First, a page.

Lady Paget photo album awarded to Archives of Serbia.

December 28, 2015

 

Serbian Daily Politika reports on a unique photo album which contains 98 photos taken from the First World War, which have until now been unknown to the public. The photos were shot on the war-torn territory of the Kingdom of Serbia and on the battle fronts of the Serbian army.

Album-Ledi-Pedzet-Veliki-rat

(Photo: Archives of Serbia)

Writer and journalist Nataša Marković presented the album to Dr. Miroslav Perisic, the director of the Archives of Serbia. Nataša Marković is the author of Ledi Pedžet i njeni Srbi (Lady Paget and her Serbs) which was published to mark the centenary of the First World War.

I also received the photo album when I promoted the book in Warren House in London, a magnificent Victorian house that once belonged to Lady Paget. So the book did not contain those photos”, said Nataša Marković.

Warren House, the ancestral home of Lady Paget

The Archives of Serbia received this precious photo album through the mediation of historian Dejan Ristic, an expert on books about Lady Paget, who explained that the album may be small in format but that its historical value was exceptional.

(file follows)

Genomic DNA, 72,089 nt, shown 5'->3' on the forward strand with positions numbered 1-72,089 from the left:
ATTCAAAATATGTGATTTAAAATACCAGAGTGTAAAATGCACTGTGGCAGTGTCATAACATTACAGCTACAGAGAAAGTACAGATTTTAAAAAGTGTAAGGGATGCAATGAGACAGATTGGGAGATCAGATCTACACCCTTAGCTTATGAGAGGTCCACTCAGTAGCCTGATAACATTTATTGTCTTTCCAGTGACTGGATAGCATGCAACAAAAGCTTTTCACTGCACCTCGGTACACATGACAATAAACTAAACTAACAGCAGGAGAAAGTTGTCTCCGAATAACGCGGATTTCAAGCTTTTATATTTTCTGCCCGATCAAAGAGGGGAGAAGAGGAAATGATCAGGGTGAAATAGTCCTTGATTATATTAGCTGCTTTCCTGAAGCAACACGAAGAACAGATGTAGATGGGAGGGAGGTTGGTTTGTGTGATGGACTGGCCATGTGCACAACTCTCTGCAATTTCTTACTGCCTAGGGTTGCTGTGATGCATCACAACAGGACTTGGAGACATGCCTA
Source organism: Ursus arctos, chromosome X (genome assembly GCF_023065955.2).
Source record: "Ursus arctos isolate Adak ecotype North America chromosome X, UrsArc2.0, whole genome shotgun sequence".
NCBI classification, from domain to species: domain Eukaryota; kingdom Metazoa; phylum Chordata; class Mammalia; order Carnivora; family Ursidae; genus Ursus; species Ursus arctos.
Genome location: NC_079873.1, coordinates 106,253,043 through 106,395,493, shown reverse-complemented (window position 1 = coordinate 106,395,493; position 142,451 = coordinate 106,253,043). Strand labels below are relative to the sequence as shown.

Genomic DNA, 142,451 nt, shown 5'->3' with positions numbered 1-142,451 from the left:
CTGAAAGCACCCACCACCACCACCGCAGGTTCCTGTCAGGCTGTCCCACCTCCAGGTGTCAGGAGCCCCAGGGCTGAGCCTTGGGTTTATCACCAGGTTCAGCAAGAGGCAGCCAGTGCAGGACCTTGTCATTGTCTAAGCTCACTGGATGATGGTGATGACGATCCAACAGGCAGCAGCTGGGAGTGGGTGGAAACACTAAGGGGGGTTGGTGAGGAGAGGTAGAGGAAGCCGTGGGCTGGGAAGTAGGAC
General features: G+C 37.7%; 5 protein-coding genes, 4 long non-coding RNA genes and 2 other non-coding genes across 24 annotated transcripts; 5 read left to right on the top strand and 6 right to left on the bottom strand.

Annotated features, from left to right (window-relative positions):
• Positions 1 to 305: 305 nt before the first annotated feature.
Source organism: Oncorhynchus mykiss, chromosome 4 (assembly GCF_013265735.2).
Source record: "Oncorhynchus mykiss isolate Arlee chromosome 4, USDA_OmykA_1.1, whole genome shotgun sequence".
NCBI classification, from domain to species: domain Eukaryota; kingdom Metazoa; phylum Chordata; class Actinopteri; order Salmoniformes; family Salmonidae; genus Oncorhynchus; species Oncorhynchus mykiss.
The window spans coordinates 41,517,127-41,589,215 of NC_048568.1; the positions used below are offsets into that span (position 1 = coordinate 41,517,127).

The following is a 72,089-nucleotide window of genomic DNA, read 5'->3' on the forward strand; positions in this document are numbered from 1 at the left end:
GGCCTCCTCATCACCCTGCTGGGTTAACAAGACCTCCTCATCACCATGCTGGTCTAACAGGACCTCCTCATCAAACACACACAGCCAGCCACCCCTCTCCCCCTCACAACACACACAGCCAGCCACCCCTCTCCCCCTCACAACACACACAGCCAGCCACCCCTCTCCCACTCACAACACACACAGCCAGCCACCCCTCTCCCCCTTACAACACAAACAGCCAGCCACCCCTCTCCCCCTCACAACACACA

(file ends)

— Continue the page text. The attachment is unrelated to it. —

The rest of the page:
Album Ledi Pedzet Ahiv Srbije

(Photo: Archives of Serbia)

“Lady Paget was a great humanitarian, a remarkable woman, an admirer of the Serbs. Her wish was one day to take photos when returning to the homeland. The only place where this album could be kept would be the Archives of Serbia”, said Dejan Ristic.

Dr Miroslav Perisic expressed his gratitude for the valuable gifts and announced that in the coming days archivists would work on detailing descriptions of the album content. Lady Paget was an English noblewoman who was remembered by her humanitarian work in Serbia during the Balkan and the First World War. The first time she came to Serbia in 1910 as the wife of British ambassador in Belgrade Ralph Paget. Her humanitarian work was already in effect during the First Balkan War, when they established a military hospital in Belgrade where she worked as a nurse.

The outbreak of World War II found Lady Paget in London, whereupon she moved to Skopje, where she worked diligently to care for the wounded and the sick, so much so that she herself ill with typhus. After the withdrawal of Serbian army across Albania, she decided to stay at the hospital in Skopje treating heavy casualties, up to 1916, when she was transferred back to the UK.

Many thanks to Britić for this article.  Although not a member of the SWH, she worked alongside many of the SWH units in Serbia. She was a remarkable lady and without question a key figure in Serbian ww1 history.

 

Lady Paget is fondly remembered at St Sava’s Church in London.

Read more in Politika – click here.